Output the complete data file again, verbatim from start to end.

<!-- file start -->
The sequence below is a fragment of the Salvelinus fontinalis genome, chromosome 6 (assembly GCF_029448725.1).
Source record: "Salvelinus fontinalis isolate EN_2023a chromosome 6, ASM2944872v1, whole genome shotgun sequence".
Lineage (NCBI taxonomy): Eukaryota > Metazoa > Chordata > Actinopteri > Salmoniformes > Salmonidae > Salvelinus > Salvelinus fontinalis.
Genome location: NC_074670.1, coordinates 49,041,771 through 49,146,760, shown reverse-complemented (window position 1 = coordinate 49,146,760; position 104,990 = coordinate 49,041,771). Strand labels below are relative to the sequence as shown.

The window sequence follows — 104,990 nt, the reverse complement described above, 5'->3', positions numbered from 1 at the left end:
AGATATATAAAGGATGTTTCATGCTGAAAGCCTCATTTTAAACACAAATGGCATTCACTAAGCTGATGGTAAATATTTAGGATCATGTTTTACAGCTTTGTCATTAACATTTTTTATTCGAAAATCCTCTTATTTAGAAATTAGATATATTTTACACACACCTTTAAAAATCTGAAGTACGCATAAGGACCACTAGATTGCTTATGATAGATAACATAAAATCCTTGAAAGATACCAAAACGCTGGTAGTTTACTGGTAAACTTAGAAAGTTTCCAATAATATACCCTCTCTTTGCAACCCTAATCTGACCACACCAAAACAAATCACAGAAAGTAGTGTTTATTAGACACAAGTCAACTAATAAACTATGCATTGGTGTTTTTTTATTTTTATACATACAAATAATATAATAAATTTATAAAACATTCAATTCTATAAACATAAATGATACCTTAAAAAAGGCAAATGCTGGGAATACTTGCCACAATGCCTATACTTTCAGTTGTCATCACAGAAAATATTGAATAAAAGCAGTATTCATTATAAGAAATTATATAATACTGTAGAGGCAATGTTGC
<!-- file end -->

The sequence below is a fragment of the Salvelinus fontinalis genome, chromosome 6 (assembly GCF_029448725.1).
Source record: "Salvelinus fontinalis isolate EN_2023a chromosome 6, ASM2944872v1, whole genome shotgun sequence".
Lineage (NCBI taxonomy): Eukaryota > Metazoa > Chordata > Actinopteri > Salmoniformes > Salmonidae > Salvelinus > Salvelinus fontinalis.
Genome location: NC_074670.1, coordinates 49,041,771 through 49,146,760, shown reverse-complemented (window position 1 = coordinate 49,146,760; position 104,990 = coordinate 49,041,771). Strand labels below are relative to the sequence as shown.

The window sequence follows — 104,990 nt, the reverse complement described above, 5'->3', positions numbered from 1 at the left end:
AGATATATAAAGGATGTTTCATGCTGAAAGCCTCATTTTAAACACAAATGGCATTCACTAAGCTGATGGTAAATATTTAGGATCATGTTTTACAGCTTTGTCATTAACATTTTTTATTCGAAAATCCTCTTATTTAGAAATTAGATATATTTTACACACACCTTTAAAAATCTGAAGTACGCATAAGGACCACTAGATTGCTTATGATAGATAACATAAAATCCTTGAAAGATACCAAAACGCTGGTAGTTTACTGGTAAACTTAGAAAGTTTCCAATAATATACCCTCTCTTTGCAACCCTAATCTGACCACACCAAAACAAATCACAGAAAGTAGTGTTTATTAGACACAAGTCAACTAATAAACTATGCATTGGTGTTTTTTTATTTTTATACATACAAATAATATAATAAATTTATAAAACATTCAATTCTATAAACATAAATGATACCTTAAAAAAGGCAAATGCTGGGAATACTTGCCACAATGCCTATACTTTCAGTTGTCATCACAGAAAATATTGAATAAAAGCAGTATTCATTATAAGAAATTATATAATACTGTAGAGGCAATGTTGC